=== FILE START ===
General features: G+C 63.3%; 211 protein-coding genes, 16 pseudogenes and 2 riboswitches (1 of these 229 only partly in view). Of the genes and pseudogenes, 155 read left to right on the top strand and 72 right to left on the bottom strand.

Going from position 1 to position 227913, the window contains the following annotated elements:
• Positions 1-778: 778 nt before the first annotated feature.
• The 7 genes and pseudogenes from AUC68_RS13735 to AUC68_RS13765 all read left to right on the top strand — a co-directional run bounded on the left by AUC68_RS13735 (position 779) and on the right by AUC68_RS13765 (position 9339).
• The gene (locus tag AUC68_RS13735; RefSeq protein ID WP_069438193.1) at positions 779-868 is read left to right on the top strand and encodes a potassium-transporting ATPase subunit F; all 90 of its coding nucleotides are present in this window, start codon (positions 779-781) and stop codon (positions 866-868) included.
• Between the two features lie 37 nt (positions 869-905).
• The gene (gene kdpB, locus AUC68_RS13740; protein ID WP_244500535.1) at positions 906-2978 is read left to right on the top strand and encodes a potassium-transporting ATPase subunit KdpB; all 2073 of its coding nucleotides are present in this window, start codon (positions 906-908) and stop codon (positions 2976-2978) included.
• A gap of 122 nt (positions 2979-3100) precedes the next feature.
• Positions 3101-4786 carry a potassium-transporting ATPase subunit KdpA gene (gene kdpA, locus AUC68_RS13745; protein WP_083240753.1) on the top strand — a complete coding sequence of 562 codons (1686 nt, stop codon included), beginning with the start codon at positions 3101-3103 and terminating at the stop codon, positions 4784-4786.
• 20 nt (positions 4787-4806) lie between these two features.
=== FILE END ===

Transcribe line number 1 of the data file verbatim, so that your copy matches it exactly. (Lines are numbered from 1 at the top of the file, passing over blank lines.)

General features: G+C 63.3%; 211 protein-coding genes, 16 pseudogenes and 2 riboswitches (1 of these 229 only partly in view). Of the genes and pseudogenes, 155 read left to right on the top strand and 72 right to left on the bottom strand.